However, @biochembelle mentioned that the article shows women exhibit lower interest in research faculty path even at start of PhD. So why this happens? Some sort of impostor syndrome?@aiquintero stated that # of publications, mentorship, etc was controlled for (in the article). If professional success ~ fit, then something else is missing! @CEK_1of9 replied that it might be the classic problem of no role models that “look like me”, which starts in graduate school. @IHStreet added that there are more visible women in STEM than ever. But may still be early days yet to really drive change. But how can women find a niche if they don’t apply? (Studies show bid drop in number that apply for TT positions).

Along this line @drugmonkeyblog continued saying that Recruitment and retention can be salary, research support, techs, postdocs and even jr faculty lines. Yet you should hear the mewling and whining should anyone suggest paying a huge bonus over expected to recruit a PoC. So *of course* Universities continue to fail to *look* diverse and therefore create impression it is impossible as a career.

@SFBakshi wondered if conference participation/networking in grad school plays a role in choice to pursue academia. The article states that perceived sense of “belonging” – either intellectually or socially – was not associated with interests. Although authors note as study limitations that respondents might try to give “socially acceptable” answers. But this goes together with the line of thought that is not straight impostor syndrome.

@biochembelle replied that this study provides some measures. It doesn’t provide “why” (part of future work). So, how do you encourage the interested without dismissing those who aren’t? There are some programs trying to address this, eg this one from Northwestern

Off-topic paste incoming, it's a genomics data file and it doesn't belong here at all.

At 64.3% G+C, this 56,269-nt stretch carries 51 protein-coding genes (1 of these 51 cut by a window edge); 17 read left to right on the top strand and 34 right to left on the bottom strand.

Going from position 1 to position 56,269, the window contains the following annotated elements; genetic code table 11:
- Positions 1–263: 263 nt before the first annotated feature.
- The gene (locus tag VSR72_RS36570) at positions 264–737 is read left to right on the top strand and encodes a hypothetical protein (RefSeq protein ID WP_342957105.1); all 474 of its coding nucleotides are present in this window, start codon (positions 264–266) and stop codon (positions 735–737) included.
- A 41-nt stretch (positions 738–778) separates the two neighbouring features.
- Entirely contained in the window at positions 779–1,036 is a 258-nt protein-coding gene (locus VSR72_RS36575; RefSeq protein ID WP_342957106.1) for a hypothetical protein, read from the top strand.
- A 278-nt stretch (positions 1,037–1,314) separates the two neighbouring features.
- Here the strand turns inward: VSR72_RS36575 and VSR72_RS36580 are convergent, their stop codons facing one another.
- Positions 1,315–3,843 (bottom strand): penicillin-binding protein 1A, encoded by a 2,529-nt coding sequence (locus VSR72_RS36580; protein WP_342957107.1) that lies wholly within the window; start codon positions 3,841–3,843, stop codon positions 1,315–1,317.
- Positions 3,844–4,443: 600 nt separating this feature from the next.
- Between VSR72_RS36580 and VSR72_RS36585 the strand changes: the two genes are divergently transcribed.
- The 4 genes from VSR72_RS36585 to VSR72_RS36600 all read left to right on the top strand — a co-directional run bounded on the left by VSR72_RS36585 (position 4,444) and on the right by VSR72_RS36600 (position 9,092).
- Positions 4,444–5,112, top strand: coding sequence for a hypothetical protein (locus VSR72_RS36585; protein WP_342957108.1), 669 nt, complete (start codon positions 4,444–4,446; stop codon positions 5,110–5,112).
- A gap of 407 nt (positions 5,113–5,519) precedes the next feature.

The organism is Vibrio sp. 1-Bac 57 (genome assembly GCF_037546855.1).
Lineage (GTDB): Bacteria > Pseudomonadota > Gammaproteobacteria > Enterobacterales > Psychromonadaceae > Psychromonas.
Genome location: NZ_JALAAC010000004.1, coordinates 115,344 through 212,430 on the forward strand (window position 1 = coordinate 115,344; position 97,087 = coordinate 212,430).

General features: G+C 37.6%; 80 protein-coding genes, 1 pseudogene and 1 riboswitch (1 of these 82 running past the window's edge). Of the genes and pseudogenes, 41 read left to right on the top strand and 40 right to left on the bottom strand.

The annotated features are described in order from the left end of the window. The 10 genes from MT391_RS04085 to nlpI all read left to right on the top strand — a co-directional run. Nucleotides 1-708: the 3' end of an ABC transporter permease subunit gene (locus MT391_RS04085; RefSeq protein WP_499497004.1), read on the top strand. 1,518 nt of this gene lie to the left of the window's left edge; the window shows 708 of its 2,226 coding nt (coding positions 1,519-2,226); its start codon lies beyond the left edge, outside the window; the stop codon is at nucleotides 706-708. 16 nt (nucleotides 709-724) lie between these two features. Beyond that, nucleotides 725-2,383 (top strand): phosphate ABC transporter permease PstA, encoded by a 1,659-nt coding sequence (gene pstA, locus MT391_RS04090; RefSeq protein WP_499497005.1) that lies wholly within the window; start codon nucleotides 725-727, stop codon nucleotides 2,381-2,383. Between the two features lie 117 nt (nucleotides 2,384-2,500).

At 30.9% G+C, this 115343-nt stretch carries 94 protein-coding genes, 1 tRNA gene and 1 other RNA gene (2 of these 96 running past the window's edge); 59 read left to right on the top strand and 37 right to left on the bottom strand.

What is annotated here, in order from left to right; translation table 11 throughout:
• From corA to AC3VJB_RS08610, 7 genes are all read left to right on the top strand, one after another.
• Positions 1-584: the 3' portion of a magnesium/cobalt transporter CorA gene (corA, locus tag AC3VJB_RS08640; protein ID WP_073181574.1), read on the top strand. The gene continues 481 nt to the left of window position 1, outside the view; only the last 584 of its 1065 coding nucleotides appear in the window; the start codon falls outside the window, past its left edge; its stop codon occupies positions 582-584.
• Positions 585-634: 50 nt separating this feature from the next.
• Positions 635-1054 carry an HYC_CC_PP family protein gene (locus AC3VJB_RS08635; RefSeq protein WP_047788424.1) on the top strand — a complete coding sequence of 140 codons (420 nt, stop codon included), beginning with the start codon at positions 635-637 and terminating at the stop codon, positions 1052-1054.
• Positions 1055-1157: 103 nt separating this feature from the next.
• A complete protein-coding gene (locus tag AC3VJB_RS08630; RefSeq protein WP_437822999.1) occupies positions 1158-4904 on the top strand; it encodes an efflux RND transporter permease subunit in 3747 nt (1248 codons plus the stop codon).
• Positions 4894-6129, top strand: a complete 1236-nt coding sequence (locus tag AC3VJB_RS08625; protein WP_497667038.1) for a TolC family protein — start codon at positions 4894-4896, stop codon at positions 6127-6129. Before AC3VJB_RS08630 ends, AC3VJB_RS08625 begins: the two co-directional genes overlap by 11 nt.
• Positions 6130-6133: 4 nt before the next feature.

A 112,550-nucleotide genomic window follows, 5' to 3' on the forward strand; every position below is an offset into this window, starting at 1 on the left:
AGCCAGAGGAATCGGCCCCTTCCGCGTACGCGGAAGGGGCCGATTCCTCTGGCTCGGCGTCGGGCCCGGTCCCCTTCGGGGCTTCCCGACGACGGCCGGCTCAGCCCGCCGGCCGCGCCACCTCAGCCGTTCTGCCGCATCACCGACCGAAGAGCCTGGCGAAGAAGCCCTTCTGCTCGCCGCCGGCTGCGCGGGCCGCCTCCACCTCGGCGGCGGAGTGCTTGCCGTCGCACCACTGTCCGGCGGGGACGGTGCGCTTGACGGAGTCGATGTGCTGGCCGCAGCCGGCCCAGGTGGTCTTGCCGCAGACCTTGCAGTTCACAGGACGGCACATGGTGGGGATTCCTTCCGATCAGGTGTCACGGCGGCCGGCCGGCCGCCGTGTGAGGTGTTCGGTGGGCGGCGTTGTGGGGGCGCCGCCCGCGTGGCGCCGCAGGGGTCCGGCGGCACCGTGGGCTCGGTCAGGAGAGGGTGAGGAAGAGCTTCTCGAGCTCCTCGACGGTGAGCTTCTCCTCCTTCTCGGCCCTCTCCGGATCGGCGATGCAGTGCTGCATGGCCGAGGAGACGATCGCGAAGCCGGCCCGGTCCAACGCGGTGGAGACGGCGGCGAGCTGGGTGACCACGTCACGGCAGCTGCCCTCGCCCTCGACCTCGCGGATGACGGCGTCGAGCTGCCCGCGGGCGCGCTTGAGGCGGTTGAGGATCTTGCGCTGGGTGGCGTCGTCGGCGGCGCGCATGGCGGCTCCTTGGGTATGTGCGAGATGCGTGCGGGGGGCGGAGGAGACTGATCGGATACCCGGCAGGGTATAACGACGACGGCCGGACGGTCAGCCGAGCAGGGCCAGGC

@aiquintero suggested that academia is repellant because perceived as hostile to family/work-life balance. This was questioned by @DoctorZen: More than professions like medicine, law? Not known as relaxed environment. Not really, but those professions tend to pay better & have diversity of practices. So the problem is in academia, or professions more generally? Probably both!

I believe I will end up with this as food for thoughts for next #DiversityJC. We will resume it next year, January 9th, 11EST. Please let me know if you want to be included in the email list or if there’s a suggestion to change the day/time of our journal club next year. Happy holidays and see you in 2015!

#BlackLivesMatter… but what about in academia? A #DiversityJC recap.

I don’t know about anyone else, but in the wake of the non-indictments of Darren Wilson and Daniel Pantaleo for the deaths of Michael Brown and Eric Garner (and allllllll the other people of color assaulted and made dead by police), I had a tough time getting work done. I felt distracted and depressed, exhausted from the excuses I saw on social media and how backwards everything seemed. Yet, as Jon Stewart (another person of considerable privilege) put it, I could only imagine what it would be like to actually live these experiences as a person of color. On twitter, we discussed briefly if the Diversity Journal Club should address the current state of things more directly, or if we needed to stay more academic.